School of Education, Health and Human Services:
Mary McDonald, Assistant Professor of Counseling, Research, Special Education and Rehabilitation
Dr. McDonald is an assistant professor in the CRSR Department (Counseling, Research, Special Education and Rehabilitation) and teaches in the Special Education Program. She began teaching at Hofstra University as an adjunct in 2002 and became full time in 2005. She currently teaches courses such as Educating Students with Autism Spectrum Disorders, Creating Effective Learning Communities and Research Seminars.
She is also the director of The Genesis Outreach Autism Center where she supervises outreach, consultation and research programs. She has nearly 20 years experience directing programs for students with autism from early intervention through adulthood.
Dr. McDonald serves on a number of boards including the New York State Association for Behavior Analysis, Association for Science in Autism Treatment and Council on Autism Services. She has published articles in the areas of self-management, social reciprocity, response to intervention, inclusion and technology in education. Her current research interests include creativity and the use of video modeling and social stories to promote learning.
Zarb School of Business:
Ralph S. Polimeni, Professor of Accounting, Taxation and Legal Studies in Business
Dr. Ralph S. Polimeni, Hofstra professor of accounting, holds the Chaykin Endowed Chair in Accounting. Prior to his current position, Dr. Polimeni served as vice provost for accreditation and assessment; dean of the Frank G. Zarb School of Business; chair of the Accounting, Taxation and Legal Studies in Business Department; and director of the Chaykin CPA Review Program at Hofstra. Dr. Polimeni is a past recipient of the University's Teacher of the Year award. He holds a Ph.D. in business with a major in accounting, and is a certified public accountant in New York State as well as a certified cost analyst.
Dr. Polimeni is the co-author of numerous textbooks, some of which have been translated into foreign languages and are used internationally. He has also been published in accounting and business journals. Specializing in financial and managerial accounting, Dr. Polimeni worked for a "Big Four" public accounting firm; was chair of the Nassau County Audit Advisory Committee; and served on a financial task force for the City of New York. He has also been a consultant to several accounting and law firms.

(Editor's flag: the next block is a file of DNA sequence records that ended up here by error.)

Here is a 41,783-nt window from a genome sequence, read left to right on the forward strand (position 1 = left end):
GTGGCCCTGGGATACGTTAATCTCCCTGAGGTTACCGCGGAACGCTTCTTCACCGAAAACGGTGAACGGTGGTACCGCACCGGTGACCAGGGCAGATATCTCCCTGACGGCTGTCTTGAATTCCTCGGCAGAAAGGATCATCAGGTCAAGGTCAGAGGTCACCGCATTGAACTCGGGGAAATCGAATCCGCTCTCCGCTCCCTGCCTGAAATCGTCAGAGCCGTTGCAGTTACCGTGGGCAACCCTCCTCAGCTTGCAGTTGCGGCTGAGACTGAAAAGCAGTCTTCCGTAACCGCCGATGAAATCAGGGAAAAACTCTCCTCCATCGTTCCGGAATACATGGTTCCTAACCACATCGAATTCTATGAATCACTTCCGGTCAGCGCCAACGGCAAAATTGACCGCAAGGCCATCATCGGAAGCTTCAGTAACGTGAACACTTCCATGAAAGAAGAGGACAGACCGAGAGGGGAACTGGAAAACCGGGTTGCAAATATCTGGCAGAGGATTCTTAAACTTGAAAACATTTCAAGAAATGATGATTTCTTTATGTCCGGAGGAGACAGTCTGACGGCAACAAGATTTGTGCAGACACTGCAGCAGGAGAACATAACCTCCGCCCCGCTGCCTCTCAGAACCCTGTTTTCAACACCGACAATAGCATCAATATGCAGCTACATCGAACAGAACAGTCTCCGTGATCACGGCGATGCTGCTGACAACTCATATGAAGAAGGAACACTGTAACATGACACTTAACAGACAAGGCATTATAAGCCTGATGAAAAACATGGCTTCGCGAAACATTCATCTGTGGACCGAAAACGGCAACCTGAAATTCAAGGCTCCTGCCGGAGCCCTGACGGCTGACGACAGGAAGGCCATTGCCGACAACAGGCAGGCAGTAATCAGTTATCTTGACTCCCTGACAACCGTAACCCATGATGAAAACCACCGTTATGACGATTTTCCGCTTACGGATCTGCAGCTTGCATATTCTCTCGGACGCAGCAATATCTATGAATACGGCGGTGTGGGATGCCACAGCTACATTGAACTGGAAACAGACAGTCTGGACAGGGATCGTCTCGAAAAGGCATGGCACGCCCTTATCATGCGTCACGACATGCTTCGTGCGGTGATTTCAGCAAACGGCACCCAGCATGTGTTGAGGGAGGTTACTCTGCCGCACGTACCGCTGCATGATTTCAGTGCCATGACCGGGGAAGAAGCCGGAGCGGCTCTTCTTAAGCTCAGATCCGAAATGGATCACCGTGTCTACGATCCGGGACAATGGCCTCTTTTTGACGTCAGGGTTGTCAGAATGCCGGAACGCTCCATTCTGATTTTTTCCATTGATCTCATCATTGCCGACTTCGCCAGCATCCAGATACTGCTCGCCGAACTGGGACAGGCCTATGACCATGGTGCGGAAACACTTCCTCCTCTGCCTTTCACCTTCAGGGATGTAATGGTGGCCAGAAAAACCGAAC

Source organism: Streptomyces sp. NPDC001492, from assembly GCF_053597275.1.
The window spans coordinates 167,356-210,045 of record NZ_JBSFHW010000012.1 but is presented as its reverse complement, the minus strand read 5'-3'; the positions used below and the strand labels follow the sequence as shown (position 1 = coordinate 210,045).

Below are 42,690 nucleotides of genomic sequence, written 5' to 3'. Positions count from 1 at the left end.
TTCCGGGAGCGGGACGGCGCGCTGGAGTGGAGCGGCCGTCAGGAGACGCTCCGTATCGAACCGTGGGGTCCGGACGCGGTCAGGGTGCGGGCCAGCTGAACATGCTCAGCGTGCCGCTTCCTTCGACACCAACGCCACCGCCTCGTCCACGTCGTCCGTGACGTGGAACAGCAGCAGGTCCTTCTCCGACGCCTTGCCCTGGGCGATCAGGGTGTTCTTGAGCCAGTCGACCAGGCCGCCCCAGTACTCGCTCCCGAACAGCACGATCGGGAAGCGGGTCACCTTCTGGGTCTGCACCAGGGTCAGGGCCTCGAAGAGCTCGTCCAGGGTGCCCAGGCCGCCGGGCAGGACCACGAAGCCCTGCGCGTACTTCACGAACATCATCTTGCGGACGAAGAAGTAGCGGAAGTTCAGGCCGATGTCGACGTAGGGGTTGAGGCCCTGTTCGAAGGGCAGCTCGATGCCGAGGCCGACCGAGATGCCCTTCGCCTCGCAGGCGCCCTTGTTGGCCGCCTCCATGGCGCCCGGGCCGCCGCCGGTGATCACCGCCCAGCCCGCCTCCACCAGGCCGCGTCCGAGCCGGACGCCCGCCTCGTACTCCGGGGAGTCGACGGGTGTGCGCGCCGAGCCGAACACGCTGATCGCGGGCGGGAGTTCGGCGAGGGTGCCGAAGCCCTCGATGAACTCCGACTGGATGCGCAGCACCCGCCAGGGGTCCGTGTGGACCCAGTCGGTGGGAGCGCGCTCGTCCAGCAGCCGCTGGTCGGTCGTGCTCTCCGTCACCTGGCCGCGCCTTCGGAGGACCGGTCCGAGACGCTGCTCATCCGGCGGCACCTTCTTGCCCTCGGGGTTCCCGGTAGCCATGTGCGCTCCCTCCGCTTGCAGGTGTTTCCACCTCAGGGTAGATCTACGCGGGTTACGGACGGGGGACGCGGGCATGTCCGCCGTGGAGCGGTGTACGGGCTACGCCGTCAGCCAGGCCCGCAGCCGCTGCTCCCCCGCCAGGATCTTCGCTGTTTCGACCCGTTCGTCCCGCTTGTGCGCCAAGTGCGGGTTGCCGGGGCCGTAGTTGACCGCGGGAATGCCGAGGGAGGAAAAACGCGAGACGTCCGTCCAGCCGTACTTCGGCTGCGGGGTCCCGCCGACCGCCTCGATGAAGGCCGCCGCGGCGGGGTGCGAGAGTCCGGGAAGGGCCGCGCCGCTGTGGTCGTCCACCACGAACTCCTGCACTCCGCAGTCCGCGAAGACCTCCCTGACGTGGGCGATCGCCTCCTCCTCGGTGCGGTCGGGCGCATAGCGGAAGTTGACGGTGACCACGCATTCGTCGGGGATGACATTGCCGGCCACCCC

Hofstra School of Law:
Alafair S. Burke, Professor of Law
Professor Burke teaches criminal law and criminal procedure subjects. Her research intersects criminal law and procedure and focuses on policing and prosecutorial policies. She has written about prosecutorial decision making, community policing and non-punitive responses to crime problems, and the criminal law's treatment of domestic violence, both in punishing batterers and in explaining the conduct of battered women.
Before joining the law school faculty in 2001, Professor Burke served as a deputy district attorney in Portland, Oregon, where she tried more than 30 criminal cases, primarily against domestic violence offenders, and helped innovate neighborhood-based prosecution methods.
Professor Burke graduated with distinction from Stanford Law School, where she was elected to Order of the Coif, published a note on prosecutorial ethics in the Stanford Law Review, and was an articles editor of the Stanford Law and Public Policy Journal and a member of the Stanford Journal of International Law. She served as a law clerk to Judge Betty B. Fletcher of the Ninth Circuit Court of Appeals.
Professor Burke serves as a legal and trial commentator for various television and radio programs. She is a member of the planning committee for the annual Northeast People of Color Conference. She is also the author of six critically acclaimed crime novels.